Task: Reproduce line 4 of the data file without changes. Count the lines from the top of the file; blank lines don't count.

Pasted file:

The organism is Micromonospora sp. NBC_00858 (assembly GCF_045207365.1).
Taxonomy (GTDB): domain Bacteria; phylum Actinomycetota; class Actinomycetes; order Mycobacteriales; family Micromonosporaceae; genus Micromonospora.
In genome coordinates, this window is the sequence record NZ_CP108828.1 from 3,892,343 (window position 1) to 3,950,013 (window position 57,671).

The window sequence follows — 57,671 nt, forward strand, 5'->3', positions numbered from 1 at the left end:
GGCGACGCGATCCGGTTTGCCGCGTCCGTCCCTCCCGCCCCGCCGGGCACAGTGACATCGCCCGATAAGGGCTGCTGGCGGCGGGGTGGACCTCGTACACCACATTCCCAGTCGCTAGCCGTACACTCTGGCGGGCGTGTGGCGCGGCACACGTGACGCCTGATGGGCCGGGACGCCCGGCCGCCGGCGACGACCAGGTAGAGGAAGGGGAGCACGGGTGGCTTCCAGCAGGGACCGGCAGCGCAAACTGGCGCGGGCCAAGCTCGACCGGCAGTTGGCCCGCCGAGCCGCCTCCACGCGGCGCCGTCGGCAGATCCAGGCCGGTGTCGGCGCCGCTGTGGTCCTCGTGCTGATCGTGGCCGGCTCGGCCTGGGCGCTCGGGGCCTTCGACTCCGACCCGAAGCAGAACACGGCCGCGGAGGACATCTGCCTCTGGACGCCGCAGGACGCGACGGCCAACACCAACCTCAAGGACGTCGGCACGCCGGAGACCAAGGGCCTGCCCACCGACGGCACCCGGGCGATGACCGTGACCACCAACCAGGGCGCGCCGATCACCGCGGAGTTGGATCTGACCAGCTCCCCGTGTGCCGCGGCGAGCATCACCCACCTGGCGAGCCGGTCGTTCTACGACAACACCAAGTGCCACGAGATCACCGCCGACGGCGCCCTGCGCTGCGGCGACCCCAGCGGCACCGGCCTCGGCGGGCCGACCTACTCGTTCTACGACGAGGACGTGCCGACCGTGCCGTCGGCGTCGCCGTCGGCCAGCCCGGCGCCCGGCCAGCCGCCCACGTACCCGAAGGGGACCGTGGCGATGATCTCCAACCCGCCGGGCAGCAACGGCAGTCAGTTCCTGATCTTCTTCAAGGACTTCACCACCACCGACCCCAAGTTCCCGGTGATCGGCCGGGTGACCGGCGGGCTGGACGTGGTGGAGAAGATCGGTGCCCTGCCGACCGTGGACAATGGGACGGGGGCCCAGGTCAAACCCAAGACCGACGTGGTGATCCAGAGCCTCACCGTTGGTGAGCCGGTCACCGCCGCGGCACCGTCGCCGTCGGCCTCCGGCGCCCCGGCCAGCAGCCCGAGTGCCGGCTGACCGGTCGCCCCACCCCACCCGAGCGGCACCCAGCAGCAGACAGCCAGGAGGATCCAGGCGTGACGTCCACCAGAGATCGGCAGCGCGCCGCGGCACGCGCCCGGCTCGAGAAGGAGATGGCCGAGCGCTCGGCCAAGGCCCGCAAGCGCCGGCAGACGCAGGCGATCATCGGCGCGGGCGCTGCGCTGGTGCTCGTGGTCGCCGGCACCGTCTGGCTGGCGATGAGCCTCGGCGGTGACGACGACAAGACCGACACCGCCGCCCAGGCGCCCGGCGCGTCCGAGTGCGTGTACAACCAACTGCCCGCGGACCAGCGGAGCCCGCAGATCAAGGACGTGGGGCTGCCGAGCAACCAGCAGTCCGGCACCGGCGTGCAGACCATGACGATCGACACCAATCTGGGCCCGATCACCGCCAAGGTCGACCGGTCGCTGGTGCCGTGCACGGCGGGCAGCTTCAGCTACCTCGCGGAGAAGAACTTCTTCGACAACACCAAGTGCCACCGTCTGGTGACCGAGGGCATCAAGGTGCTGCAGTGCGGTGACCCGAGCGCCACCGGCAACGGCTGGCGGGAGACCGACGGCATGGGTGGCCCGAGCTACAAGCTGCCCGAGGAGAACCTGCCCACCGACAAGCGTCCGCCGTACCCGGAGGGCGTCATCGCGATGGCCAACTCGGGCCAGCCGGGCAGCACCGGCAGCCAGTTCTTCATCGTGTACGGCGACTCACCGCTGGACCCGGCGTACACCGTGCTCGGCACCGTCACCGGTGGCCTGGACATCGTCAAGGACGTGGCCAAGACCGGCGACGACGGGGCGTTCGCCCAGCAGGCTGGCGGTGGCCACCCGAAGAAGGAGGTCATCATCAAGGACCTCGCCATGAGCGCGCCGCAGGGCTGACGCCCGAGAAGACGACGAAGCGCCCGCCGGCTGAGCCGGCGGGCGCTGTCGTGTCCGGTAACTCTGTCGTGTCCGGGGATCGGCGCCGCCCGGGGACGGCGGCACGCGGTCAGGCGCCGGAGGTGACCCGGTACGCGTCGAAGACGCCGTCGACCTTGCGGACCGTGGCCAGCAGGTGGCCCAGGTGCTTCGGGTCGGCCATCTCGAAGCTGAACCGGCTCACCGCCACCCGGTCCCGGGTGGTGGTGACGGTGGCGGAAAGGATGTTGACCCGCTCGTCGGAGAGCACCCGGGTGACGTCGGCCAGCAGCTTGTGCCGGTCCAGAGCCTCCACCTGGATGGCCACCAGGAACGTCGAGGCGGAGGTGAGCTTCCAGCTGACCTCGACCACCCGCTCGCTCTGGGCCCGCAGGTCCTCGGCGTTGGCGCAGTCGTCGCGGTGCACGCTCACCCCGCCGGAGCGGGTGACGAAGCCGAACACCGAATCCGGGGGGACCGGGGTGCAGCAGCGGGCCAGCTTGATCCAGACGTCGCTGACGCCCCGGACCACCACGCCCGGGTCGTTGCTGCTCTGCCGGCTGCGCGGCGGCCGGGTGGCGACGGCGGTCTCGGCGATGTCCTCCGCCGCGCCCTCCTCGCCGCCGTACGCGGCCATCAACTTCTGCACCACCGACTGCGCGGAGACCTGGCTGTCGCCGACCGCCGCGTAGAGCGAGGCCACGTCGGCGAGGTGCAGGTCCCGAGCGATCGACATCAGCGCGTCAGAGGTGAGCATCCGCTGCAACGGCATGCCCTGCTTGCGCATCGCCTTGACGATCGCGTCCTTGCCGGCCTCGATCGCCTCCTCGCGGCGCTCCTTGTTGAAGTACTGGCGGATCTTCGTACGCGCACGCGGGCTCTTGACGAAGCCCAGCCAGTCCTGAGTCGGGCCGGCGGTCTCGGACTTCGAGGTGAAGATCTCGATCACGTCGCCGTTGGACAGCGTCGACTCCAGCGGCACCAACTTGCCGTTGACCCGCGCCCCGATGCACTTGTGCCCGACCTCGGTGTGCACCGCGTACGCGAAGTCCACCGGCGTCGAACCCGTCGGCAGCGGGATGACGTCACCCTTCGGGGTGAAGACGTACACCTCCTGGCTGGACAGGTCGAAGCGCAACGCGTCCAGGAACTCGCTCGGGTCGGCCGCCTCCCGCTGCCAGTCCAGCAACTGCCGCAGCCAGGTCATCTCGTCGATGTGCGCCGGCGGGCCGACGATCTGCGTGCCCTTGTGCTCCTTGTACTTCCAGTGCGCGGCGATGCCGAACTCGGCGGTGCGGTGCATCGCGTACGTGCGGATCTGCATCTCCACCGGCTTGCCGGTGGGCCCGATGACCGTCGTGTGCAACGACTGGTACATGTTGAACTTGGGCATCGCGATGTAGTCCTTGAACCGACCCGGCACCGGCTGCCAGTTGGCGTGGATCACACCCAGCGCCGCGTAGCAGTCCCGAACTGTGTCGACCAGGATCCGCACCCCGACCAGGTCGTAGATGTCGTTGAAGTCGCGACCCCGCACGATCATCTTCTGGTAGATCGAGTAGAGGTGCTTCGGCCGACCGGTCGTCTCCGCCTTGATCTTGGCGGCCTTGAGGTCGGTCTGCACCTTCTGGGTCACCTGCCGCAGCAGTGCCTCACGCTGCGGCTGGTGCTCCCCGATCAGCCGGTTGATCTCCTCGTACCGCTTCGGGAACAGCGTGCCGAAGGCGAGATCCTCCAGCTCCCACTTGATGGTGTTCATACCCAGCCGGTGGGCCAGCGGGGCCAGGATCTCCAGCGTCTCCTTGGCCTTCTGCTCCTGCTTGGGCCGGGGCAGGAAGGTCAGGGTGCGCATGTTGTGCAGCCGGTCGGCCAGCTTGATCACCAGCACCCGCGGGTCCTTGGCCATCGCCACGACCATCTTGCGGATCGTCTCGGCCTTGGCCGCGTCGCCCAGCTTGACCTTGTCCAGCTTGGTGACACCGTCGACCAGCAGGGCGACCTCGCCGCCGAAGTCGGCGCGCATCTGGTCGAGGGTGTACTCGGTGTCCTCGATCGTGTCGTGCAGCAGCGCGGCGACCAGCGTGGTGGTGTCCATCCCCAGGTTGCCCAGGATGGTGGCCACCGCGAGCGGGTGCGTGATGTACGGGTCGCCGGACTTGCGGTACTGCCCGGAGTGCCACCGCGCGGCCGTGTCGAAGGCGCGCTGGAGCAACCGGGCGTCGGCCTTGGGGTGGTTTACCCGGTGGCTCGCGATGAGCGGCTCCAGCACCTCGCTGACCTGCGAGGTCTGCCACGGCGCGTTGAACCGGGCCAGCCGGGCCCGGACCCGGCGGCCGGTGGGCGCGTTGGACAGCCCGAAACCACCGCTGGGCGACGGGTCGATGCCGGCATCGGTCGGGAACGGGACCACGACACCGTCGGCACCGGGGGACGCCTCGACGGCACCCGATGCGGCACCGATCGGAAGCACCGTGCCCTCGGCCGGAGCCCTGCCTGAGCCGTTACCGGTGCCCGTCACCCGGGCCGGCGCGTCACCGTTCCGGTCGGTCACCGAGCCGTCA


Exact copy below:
The window sequence follows — 57,671 nt, forward strand, 5'->3', positions numbered from 1 at the left end: